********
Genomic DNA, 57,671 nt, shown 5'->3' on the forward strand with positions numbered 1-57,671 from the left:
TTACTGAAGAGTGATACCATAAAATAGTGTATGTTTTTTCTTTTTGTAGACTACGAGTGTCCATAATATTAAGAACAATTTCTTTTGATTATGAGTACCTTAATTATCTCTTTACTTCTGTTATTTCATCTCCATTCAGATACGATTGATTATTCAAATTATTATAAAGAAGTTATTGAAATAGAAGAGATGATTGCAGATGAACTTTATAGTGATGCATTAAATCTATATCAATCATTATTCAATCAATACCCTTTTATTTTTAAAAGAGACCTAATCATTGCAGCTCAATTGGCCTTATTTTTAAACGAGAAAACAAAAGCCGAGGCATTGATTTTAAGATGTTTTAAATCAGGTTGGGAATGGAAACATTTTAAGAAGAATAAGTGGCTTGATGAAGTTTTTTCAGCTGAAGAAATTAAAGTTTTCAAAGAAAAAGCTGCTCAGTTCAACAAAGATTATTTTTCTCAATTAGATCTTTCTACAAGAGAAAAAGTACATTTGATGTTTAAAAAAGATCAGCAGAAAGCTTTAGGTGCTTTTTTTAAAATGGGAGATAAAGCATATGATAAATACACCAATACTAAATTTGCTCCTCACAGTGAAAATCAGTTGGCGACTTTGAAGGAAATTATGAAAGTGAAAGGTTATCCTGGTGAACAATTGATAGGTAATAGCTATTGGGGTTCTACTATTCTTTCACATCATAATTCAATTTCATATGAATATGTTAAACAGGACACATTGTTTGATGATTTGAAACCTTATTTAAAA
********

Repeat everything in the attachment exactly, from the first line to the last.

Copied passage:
Genomic DNA, 57,671 nt, shown 5'->3' on the forward strand with positions numbered 1-57,671 from the left:
TTACTGAAGAGTGATACCATAAAATAGTGTATGTTTTTTCTTTTTGTAGACTACGAGTGTCCATAATATTAAGAACAATTTCTTTTGATTATGAGTACCTTAATTATCTCTTTACTTCTGTTATTTCATCTCCATTCAGATACGATTGATTATTCAAATTATTATAAAGAAGTTATTGAAATAGAAGAGATGATTGCAGATGAACTTTATAGTGATGCATTAAATCTATATCAATCATTATTCAATCAATACCCTTTTATTTTTAAAAGAGACCTAATCATTGCAGCTCAATTGGCCTTATTTTTAAACGAGAAAACAAAAGCCGAGGCATTGATTTTAAGATGTTTTAAATCAGGTTGGGAATGGAAACATTTTAAGAAGAATAAGTGGCTTGATGAAGTTTTTTCAGCTGAAGAAATTAAAGTTTTCAAAGAAAAAGCTGCTCAGTTCAACAAAGATTATTTTTCTCAATTAGATCTTTCTACAAGAGAAAAAGTACATTTGATGTTTAAAAAAGATCAGCAGAAAGCTTTAGGTGCTTTTTTTAAAATGGGAGATAAAGCATATGATAAATACACCAATACTAAATTTGCTCCTCACAGTGAAAATCAGTTGGCGACTTTGAAGGAAATTATGAAAGTGAAAGGTTATCCTGGTGAACAATTGATAGGTAATAGCTATTGGGGTTCTACTATTCTTTCACATCATAATTCAATTTCATATGAATATGTTAAACAGGACACATTGTTTGATGATTTGAAACCTTATTTAAAA